July 2005 - Posts

Issue Resolved - Don't Need my Day in (Small Claims) Court
26 July 05 03:14 PM | Scott Mitchell

This is the fourth installment of my ongoing Small Claims Court Experience...

The need for going to small claims court has ended since, as of yesterday, I received payment in full from the company. While it would have been educational to have my “day in court,” I still learned a lot about the process of filing a claim, serving a defendant, and all the other fun stuff that is required when moving to small claims court. So I guess I got the best of both worlds - a bit of education and payment in full!

Hopefully the company has learned its lesson - don't keep those you owe money to in the dark. About one week after I filed the paperwork for small claims court I heard from the company for the first time since Feb./March of this year (other than me barging into their offices back in June). They called and said, essentially, “Partial payment has been sent, should be in the mail today, we'll send more later this week.” Sure enough, payment was in the mailbox that afternoon and another check later in the week. There were another two partial payments, with the last one arriving yesterday.

The whole reason there was frustration - frustration that boiled over into action - was because this company was giving me the runaround by not returning phone calls or answering emails. All it would have taken was a polite and apologetic explanation. I also had a chance to talk to other instructors who have also reported receiving partial payment (haven't followed up to check if they've been repaid in full). So things righted themselves in the end, fortunately.

Thanks for the interest/suggestions/comments from those reading my assorted blog entries on this topic, as well as a thanks to Carl Starett, a local San Diegan blogging lawyer who exchanged a few emails with me, answering assorted newbie questions.

A complete list of blog entries related to this topic can be found at My Small Claims Court Experience and through Going Independent category. Your feedback is most welcome - please leave a comment or drop me a line.

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How Do You Keep Track of TODO Items?
21 July 05 03:12 PM | Scott Mitchell

I was working with a client a couple weeks ago, giving a demo through a remote desktop session, when he wanted to jot down a few notes. His “TODO” list is saved on Outlook, sort of. What he did to record his thoughts was pen them in a new email message, which, when completed, he simply saved and closed. Later I saw his Drafts folder in Outlook, which had several thousand drafts, all various TODO notes. (Interestingly, this client wasn't using any desktop search, so to find a TODO he apparently poked through the draft subject lines or used Outlook's molasses-slow search... I recommended using Google Desktop Search, so hopefully he's now a snappier TODO list searcher.)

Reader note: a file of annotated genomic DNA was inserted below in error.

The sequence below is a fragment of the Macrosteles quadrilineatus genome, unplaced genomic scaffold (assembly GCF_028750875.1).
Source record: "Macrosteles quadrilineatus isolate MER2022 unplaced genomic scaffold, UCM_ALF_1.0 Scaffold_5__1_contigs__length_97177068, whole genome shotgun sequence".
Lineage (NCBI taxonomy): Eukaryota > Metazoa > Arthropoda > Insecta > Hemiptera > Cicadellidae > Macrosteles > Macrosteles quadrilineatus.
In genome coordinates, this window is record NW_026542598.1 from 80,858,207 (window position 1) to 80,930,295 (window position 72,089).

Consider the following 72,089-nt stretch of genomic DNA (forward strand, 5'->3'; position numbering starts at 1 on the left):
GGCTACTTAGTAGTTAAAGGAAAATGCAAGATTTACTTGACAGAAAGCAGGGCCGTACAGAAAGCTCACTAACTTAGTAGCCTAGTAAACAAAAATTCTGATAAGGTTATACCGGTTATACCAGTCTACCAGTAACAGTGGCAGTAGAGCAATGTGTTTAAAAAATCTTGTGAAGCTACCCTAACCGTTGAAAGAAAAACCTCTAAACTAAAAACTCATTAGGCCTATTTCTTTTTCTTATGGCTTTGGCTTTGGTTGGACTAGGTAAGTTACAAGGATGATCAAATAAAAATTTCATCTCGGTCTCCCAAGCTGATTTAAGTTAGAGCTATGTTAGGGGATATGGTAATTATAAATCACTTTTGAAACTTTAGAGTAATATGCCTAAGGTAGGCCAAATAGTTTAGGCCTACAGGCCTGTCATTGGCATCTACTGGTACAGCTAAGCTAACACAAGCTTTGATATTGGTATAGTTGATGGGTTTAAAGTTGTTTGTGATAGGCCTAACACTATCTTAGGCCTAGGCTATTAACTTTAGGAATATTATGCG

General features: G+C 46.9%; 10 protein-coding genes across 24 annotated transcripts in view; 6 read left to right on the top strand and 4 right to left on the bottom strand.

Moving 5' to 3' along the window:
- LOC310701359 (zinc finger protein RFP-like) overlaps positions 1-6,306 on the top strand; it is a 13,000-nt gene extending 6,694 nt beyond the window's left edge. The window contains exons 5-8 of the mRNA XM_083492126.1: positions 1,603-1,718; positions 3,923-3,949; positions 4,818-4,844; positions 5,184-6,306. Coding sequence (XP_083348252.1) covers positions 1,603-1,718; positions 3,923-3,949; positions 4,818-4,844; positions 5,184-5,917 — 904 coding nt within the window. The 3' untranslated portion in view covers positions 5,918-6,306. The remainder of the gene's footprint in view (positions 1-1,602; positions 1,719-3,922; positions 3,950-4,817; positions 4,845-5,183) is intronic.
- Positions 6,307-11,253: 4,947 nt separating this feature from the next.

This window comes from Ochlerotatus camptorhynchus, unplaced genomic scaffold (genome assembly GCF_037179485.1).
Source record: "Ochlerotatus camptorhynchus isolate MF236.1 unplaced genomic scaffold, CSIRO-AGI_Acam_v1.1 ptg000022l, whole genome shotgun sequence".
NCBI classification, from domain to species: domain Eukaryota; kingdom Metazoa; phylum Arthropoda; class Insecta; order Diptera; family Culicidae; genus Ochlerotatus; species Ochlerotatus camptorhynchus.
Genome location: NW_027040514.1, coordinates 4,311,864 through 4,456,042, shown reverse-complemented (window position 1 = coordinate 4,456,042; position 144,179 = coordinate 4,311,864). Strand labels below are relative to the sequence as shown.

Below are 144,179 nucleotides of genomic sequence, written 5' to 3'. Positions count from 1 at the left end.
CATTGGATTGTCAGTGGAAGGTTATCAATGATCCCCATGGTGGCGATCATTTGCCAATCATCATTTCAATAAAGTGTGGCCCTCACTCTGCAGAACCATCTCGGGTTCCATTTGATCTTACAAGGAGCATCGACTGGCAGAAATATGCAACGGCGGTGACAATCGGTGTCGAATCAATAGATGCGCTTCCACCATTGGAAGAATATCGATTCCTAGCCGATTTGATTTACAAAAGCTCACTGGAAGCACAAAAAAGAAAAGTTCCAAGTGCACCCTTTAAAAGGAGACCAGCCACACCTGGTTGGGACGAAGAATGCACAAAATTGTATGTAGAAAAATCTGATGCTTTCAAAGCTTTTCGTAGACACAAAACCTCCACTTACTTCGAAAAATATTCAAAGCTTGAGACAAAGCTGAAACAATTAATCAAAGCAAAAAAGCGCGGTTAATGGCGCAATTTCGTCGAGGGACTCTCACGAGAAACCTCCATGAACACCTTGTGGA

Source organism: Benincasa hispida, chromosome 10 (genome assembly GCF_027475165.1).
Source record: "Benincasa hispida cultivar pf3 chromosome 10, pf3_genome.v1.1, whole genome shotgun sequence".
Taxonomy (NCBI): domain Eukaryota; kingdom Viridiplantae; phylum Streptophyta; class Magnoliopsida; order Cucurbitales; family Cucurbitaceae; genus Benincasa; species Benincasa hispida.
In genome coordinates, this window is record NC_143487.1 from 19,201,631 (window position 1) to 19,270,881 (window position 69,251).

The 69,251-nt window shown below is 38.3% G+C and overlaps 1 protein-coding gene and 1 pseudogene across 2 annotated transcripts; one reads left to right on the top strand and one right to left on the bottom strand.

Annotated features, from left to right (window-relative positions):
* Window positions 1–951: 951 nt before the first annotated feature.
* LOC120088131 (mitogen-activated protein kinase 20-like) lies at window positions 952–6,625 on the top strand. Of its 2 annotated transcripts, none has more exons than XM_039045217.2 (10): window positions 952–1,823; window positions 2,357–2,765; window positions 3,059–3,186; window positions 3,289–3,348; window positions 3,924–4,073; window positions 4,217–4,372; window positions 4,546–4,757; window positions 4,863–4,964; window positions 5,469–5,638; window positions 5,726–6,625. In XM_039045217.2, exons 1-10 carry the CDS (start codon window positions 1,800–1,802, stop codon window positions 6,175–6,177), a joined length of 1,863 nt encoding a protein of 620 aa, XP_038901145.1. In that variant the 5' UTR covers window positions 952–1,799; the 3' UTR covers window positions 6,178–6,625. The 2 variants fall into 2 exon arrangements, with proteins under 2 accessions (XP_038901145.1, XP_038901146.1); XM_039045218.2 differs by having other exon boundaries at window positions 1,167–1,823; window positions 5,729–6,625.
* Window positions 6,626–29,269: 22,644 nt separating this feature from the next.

Anyway, this got me thinking - how do you manage your TODO list? I have the annoying habit of - gasp! - writing things down on little pieces of paper. This habit is annoying for several reasons, the most significant one being the end result of a cluttered desk with bits of paper everywhere with reminders, ideas, and tasks. Add to the fact that if I'm away from my desk I cannot access my TODO list, and you can see why this is a no-win situation.

Due to my haphazard approach to maintaining a TODO list, I decided to change things up. I wanted to be able to quickly record a TODO item, be able to search a list of TODO items quickly, and have the TODO list be accessible from any computer, be it my desktop where I do 99% of my work, my laptop, or a public terminal. Clearly I needed to use some Web-based solution here, but rather than reinventing the wheel I decided to simply use GMail.

One of the nice things about GMail is that you can send an email to yourself and add on a “qualifier” after the email name. That is, if your email address is me@gmail.com, you can send yourself email like me+todo@gmail.com. The +todo is what I call the “qualifier” and, despite its addition, your email will get delivered as normal. The benefit of this is that you can create a filter that looks for incoming messages addresses to me+todo@gmail.com and have them automatically labeled and archived, thereby bypassing your Inbox. With GMail the TODO list is readily accessible from any online machine and can be quickly searched. And when I finish the TODO task, I simply delete the email from GMail.

To facilitate quick additions to the list I added an Outlook contact that goes to me+todo@gmail.com, along with a Contact in my GMail address book to the same address. Therefore, either from my desktop through Outlook, or from a remote computer through GMail, I can add to my TODO list by whipping out a quick email to the appropriate contact, adding my TODO item in the subject with any details needed in the message's body.

Is this how you manage your TODO items? Got a better idea/approach/suggestion? If so, share away by making a comment!

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Watch Your Cookies!
18 July 05 05:14 PM | Scott Mitchell

RCF 2109 - HTTP State Management Mechanism - provides the standard for how browsers should handle cookies. Near the end of the RFC, the following recommendation is made: